Ri3D (Robot in 3 Days) 2018!

Hello everyone! Teams 26982E ([TVA] Alumination Robotics) and 59990Z (E-lime-n-ators 2) would like to present to you all our Robot in 3 Days project! Of course, I will explain our design choices and whatnot, but be sure to watch the video first!

So this collab took place over the 21st-23rd of June, and took place at 59990Z’s place (We are both private teams).

Our decided design goals were to make a robot that could win qualifiers in our region by focusing on one aspect of the game. We took a lot of prioritizing inspiration after seeing how contested the flags were at SingVex, and decided to make a shooter-based robot. It seemed obvious to both of our teams to make a flywheel for the ball shooting mechanism, especially after seeing how balls kept falling out of the puncher-based robots in the SingVex videos. We also wanted to make some sort of cap flipper to contest the caps on the ground, but decided to come up with a mechanism for flipping those later. We agreed on the motor setup being a 6m HS drive, a 3m Torque flywheel, a 2m intake/indexer, and a 1m cap flipper.

We began the 1st day with making our drive, a simple 35x35 drive with all omnis, so we could be done with that fast and not have to deal with the extra time needed to add tractions in the middle, as they are not the same size as the omnis (4" Tractions != 4" Omnis?? Get on that VEX!), as well as have tons of space to add mechanisms. After the drive was done, we added our intake roller, originally gearing it 2:1 Turbo. We decided to try and add another roller with the same gear ratio right above it to act as the indexer, and it worked quite well. We finished all these things in a very short amount of time, and decided to figure out where to mount the flywheel, which wasn’t very difficult. With the frame in place, we put on the 2.75" wheels, as they were the only ones we could fit on without hitting the indexer. To this flywheel we mounted a 49:1 gearbox (we used this speed to make up for the tiny circumference of the flywheel) and called it a night.

The 2nd day began with some interesting news, we would have a huge hole in the 3rd day where we could not be working on the robot, basically turning day 3 into the reveal shooting day, meaning we had only this day to tune the flywheel, and create a cap flipper. We spent the morning tuning the gearbox and adding the hood, only to be dismayed that at lunch when we tested it, the flywheel was not spinning fast enough to launch the balls high enough. After we ate, we replaced the flywheel’s internal motor gears to HS from Torque. This launched them high enough, but the motors would burn out after 3 shots. We had some important decisions that needed to be made. We could 1: Redo the entire shooter, 2: Take apart the whole gearbox assembly and figure out where the friction was coming from, or 3: Which is the one we chose because of the time constraints, to power the intake and indexer off 1 motor (and gear it for more torque), and add that extra motor to the flywheel. We took a lot of time to do this, and it kind of worked. We still had the stalling issue, but this was solved when one of us saw that the motors driving the flywheel were clearly not spinning even close to their max RPM (Facepalm) So we converted the motors once again back to torque and converted the flywheel to 3.25" for a little extra speed, which thankfully allowed the flywheel to consistently shoot the ball at the height of the high flag. While the flywheel was being worked on, we developed a simple 1 bar cap flipper that had a 90 degree hook on the end to grab onto the grooves in the cap. This worked very well and was geared 2:3 HS via sprockets. We programmed it real quick and had a working robot!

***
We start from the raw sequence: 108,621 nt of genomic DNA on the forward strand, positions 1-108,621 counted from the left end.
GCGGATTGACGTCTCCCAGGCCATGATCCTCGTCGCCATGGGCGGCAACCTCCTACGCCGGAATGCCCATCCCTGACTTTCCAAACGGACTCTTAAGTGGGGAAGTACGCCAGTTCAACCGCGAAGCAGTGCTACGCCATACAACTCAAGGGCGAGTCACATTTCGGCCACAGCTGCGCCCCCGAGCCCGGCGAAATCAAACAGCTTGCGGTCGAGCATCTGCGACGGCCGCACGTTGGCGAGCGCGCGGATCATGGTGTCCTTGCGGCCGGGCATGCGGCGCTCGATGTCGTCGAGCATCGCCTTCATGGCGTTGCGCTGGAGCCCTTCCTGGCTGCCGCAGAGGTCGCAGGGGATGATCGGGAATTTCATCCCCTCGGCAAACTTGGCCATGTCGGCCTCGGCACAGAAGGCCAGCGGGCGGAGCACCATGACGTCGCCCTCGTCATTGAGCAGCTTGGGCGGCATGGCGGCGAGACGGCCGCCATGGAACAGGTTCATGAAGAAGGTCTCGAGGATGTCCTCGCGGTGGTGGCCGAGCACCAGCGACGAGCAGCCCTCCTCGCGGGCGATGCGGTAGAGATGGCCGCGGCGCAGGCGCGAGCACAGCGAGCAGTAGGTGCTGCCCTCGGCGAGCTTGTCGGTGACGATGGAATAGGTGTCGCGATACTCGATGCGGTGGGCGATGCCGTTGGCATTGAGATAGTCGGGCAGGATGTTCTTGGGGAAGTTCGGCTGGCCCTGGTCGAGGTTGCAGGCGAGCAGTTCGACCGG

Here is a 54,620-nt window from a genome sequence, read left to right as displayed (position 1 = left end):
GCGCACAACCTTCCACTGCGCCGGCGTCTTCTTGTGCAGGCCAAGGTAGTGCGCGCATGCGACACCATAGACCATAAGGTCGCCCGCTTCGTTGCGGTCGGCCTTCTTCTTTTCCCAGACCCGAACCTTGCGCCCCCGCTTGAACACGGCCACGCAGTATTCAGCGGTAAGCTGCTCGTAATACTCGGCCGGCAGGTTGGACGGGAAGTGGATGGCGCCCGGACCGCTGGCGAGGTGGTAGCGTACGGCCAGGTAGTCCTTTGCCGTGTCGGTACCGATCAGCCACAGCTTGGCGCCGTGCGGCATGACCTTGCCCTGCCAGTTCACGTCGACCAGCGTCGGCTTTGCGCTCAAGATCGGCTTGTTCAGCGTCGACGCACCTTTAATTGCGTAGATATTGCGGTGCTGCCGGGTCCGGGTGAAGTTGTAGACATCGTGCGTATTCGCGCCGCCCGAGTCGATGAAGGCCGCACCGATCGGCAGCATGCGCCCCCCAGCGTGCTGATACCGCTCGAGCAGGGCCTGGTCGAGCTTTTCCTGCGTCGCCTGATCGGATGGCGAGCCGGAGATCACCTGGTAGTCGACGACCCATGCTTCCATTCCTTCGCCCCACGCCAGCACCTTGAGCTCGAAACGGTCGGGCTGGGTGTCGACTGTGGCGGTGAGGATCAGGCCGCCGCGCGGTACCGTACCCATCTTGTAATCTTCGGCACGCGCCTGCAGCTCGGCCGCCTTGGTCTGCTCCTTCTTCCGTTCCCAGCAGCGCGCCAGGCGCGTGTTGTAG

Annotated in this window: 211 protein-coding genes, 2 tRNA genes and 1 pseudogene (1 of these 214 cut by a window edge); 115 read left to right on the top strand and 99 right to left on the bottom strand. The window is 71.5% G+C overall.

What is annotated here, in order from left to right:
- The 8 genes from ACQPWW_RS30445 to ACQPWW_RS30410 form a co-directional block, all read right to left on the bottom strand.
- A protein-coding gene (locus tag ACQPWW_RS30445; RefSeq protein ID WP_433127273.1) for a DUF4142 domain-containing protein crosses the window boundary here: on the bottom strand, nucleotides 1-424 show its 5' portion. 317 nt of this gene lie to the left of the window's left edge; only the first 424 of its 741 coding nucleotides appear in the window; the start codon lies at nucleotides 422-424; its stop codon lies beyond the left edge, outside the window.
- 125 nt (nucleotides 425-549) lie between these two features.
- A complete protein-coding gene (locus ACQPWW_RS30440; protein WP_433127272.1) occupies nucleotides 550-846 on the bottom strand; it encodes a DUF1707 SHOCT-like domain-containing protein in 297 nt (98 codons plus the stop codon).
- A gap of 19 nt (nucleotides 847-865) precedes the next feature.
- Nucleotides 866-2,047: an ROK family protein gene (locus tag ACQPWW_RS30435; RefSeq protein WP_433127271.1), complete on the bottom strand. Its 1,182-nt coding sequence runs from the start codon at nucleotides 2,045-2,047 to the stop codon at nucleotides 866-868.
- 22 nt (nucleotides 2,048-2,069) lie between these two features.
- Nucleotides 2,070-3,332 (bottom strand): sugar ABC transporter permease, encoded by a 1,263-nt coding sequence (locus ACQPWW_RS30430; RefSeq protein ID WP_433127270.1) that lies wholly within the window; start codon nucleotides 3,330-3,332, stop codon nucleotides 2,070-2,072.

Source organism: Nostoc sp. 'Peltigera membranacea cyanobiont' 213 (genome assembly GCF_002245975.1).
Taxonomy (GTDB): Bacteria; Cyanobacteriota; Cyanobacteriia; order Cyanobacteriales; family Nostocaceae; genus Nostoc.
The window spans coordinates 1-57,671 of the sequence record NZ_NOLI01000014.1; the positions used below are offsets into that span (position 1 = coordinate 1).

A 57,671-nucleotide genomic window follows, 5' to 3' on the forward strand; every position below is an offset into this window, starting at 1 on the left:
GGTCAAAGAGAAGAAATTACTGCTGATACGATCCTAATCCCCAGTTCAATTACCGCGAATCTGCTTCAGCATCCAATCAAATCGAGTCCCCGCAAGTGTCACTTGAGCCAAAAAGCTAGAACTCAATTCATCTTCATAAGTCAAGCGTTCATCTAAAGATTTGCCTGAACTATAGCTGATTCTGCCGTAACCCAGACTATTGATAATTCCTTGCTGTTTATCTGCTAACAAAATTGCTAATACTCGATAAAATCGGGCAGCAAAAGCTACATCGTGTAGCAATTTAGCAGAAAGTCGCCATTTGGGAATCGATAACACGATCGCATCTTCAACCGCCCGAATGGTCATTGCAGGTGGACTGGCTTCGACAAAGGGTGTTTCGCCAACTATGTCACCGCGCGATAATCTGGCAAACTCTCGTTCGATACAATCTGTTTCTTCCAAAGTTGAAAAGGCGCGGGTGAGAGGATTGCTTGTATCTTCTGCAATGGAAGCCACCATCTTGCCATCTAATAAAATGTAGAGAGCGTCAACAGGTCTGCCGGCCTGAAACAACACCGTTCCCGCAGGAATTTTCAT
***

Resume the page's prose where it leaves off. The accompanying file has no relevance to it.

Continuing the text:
The 3rd day really began at around 6pm, which is when we started to shoot the reveal. However, there was 1 major complication to this. It was 99 degrees out this day in Texas, meaning our flywheel motors were overheated and refused to hit the high flag more than a couple times. Other than that, the rest of the sequences we wanted to do went quite well and finished the day at 9pm.

As neither of us have made a flywheel in VEX before, we know now that friction kills in a very bad way, and will apply this knowledge to our own real competition robots should we choose to use a flywheel.

Also it was totally unintentional that the intake rollers were able to flip caps XD

We hope you enjoy and feel free to ask questions!

The reveal is a lot of fun. :slight_smile:

All in all a good robot. Some quick back of the envelope calculations puts the max linear speed of your flywheel at
69.5 ft/s
and the max linear speed of mine at


To get about the same effective gear ratio with 3.25 inch wheels you could have geared for 35:1 instead of 49:1.

Obviously Ri3D are not designed to be perfect design for the rest of the season the extreme gear ratio just jumped out at me.

I also have a few concerns with the flywheel. As tabor said, it has a fairly extreme gear ratio with less motor power than his, so the acceleration should be fairly slow. Also, you began running the flywheel right before shooting, which means it most likely didn’t get to full speed. I also don’t think it had a ratcheting mech on it, which could lead to motor damage.

@Carter we did make a ratcheting mechanism, however it didn’t quite work. We were going to just slow it down using code, but we did not have enough time to complete program as we were under a strict time limit.